Anderson gets opening assignment
Speedster to start in left, allowing Guillen to DH in Toronto
TORONTO -- The Tigers have had less than a week to try to define Josh Anderson's role on the club. For Opening Day, at least, his role will be in the starting lineup.
Manager Jim Leyland's order for Opening Night against the Blue Jays will feature Anderson as the starting left fielder, batting ninth. The move allows Leyland to use Carlos Guillen as the designated hitter on the artificial surface of Rogers Centre, and injects speed at the bottom of the order on a night when runs could be tough to come by against former American League Cy Young Award winner Roy Halladay.
"This stuff is really tough on Guillen's hamstring," Leyland said referring to the turf. "He's our left fielder, but this was a no-brainer. We start on this stuff, and we'll get it out of the way early, and we won't have to worry about it anymore. I'm not going to take any chances."
Guillen will be the DH in one more game this series, Leyland said. Right fielder Magglio Ordonez will also DH for a game.
"We're going to have probably two or three different DH's, two more for sure in this series," Leyland said. "That's good. That's that flexibility we're talking about."
The move means Marcus Thames won't be in the Opening Day lineup, but he won't have to wait long to get in there. He'll play at least twice in this four-game series, Leyland said. So will utility infielder Ramon Santiago, who will give starting shortstop Adam Everett and second baseman Placido Polanco a game off apiece. Matt Treanor will catch one game.
By the time the Tigers leave this city and head home, Leyland hopes to have played every player on his positional roster. The one player left for Leyland to find a start is Jeff Larish, who may or may not hit Wednesday against Jesse Litsch, the one other right-handed starter the Tigers will face in this series.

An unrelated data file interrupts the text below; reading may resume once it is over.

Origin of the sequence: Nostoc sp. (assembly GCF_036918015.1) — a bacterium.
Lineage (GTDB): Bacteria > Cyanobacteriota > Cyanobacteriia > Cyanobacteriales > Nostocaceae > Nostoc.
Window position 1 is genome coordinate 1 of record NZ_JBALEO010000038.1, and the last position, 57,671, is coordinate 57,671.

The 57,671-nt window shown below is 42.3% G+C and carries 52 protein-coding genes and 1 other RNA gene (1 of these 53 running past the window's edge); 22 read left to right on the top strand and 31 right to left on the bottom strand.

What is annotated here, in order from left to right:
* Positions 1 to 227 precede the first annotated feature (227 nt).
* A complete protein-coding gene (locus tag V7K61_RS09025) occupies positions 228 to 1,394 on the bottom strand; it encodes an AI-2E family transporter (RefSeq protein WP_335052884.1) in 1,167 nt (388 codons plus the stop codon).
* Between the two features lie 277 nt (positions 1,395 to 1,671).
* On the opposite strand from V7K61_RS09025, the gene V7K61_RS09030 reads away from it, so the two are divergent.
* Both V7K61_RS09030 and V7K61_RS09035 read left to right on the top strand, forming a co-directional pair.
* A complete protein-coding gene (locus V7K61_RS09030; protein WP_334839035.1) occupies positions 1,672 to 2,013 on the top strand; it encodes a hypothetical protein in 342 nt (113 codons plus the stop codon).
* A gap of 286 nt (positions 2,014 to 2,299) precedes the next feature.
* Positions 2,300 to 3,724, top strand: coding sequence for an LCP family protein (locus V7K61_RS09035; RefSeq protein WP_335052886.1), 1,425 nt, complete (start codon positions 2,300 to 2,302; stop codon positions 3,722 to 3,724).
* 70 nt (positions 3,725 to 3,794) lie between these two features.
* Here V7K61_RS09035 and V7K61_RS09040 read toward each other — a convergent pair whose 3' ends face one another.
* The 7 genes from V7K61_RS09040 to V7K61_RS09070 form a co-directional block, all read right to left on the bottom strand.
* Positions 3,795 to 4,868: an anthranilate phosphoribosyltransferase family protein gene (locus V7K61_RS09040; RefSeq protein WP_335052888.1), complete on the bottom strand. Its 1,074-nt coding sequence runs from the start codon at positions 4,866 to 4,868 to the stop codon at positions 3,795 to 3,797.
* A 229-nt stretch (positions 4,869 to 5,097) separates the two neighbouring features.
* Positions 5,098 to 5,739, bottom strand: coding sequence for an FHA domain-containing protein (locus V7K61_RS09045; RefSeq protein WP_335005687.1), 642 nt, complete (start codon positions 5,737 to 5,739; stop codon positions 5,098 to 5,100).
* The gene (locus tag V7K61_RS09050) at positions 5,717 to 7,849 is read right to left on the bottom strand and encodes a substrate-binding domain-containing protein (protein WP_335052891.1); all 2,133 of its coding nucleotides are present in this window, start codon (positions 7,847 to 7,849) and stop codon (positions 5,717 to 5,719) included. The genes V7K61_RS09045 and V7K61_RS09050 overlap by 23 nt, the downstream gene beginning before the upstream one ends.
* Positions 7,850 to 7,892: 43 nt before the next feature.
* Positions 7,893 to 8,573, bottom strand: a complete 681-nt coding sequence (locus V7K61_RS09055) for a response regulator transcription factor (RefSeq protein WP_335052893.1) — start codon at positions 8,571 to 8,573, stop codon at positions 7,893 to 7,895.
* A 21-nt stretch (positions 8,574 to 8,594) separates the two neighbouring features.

Had Leyland decided to play Guillen in left field in the opener, he said, Larish might've been the DH. Instead, as Leyland put it, "I went with the speed and defense."
Those are the two facets that make Anderson such an intriguing option for Detroit. He abruptly went from the center-field competition in Atlanta to an extra outfield spot with the Tigers. Unless something goes wrong that leaves Detroit needing to fill a spot, Anderson isn't likely to have an everyday role with the club. But the more Leyland rotates players at DH, the more Anderson seems likely to play.
"I don't know how this is going to play out," Leyland said, "but he's a good defender. He can fly. You're playing on turf. He might jump one. He might score a run. ...
"I just figured this game might be that type of game, for beating out a force play at second or going first to third [on a single]. Of all those guys sitting over there, he gives us the best chance for that. Marcus and Larish might hit a home run off Halladay, but that's kind of unlikely, too. That's pretty tough. So I went a little bit for the defense and speed."
At this point, Anderson is trying to keep himself ready for anything. He's getting adjusted, too, obviously, but he said having at least a few days with the Tigers in Spring Training proved a big benefit for him.
"The biggest thing is to be ready for anything they throw at me," Anderson said. "I'm willing to do whatever. The Tigers have been nice enough to give me this opportunity."
In this case, the opportunity involves him batting against a Cy Young winner whom he has never faced in his career, much like Thames in that regard.
"You just kind of go with it," said a smiling Anderson, his voice hinting of a challenge he's eager to take. "The good thing about it is you have teammates who have faced him."
Jason Beck is a reporter for MLB.com. This story was not subject to the approval of Major League Baseball or its clubs.